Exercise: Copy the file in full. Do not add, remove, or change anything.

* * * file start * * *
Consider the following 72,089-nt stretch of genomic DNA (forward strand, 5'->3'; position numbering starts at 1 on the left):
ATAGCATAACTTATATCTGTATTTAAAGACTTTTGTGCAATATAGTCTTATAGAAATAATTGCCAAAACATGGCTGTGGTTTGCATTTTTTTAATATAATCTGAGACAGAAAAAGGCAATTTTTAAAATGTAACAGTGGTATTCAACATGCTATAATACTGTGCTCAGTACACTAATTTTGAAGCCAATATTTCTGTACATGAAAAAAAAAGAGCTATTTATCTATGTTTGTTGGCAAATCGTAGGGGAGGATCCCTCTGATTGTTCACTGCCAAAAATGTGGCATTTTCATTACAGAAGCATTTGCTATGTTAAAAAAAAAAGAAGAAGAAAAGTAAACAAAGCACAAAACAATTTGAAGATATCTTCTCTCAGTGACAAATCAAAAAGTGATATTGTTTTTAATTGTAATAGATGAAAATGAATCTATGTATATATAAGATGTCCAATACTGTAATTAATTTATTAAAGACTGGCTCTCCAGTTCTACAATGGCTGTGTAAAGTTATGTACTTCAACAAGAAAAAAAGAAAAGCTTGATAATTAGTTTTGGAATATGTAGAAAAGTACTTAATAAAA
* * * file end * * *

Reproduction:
Consider the following 72,089-nt stretch of genomic DNA (forward strand, 5'->3'; position numbering starts at 1 on the left):
ATAGCATAACTTATATCTGTATTTAAAGACTTTTGTGCAATATAGTCTTATAGAAATAATTGCCAAAACATGGCTGTGGTTTGCATTTTTTTAATATAATCTGAGACAGAAAAAGGCAATTTTTAAAATGTAACAGTGGTATTCAACATGCTATAATACTGTGCTCAGTACACTAATTTTGAAGCCAATATTTCTGTACATGAAAAAAAAAGAGCTATTTATCTATGTTTGTTGGCAAATCGTAGGGGAGGATCCCTCTGATTGTTCACTGCCAAAAATGTGGCATTTTCATTACAGAAGCATTTGCTATGTTAAAAAAAAAAGAAGAAGAAAAGTAAACAAAGCACAAAACAATTTGAAGATATCTTCTCTCAGTGACAAATCAAAAAGTGATATTGTTTTTAATTGTAATAGATGAAAATGAATCTATGTATATATAAGATGTCCAATACTGTAATTAATTTATTAAAGACTGGCTCTCCAGTTCTACAATGGCTGTGTAAAGTTATGTACTTCAACAAGAAAAAAAGAAAAGCTTGATAATTAGTTTTGGAATATGTAGAAAAGTACTTAATAAAA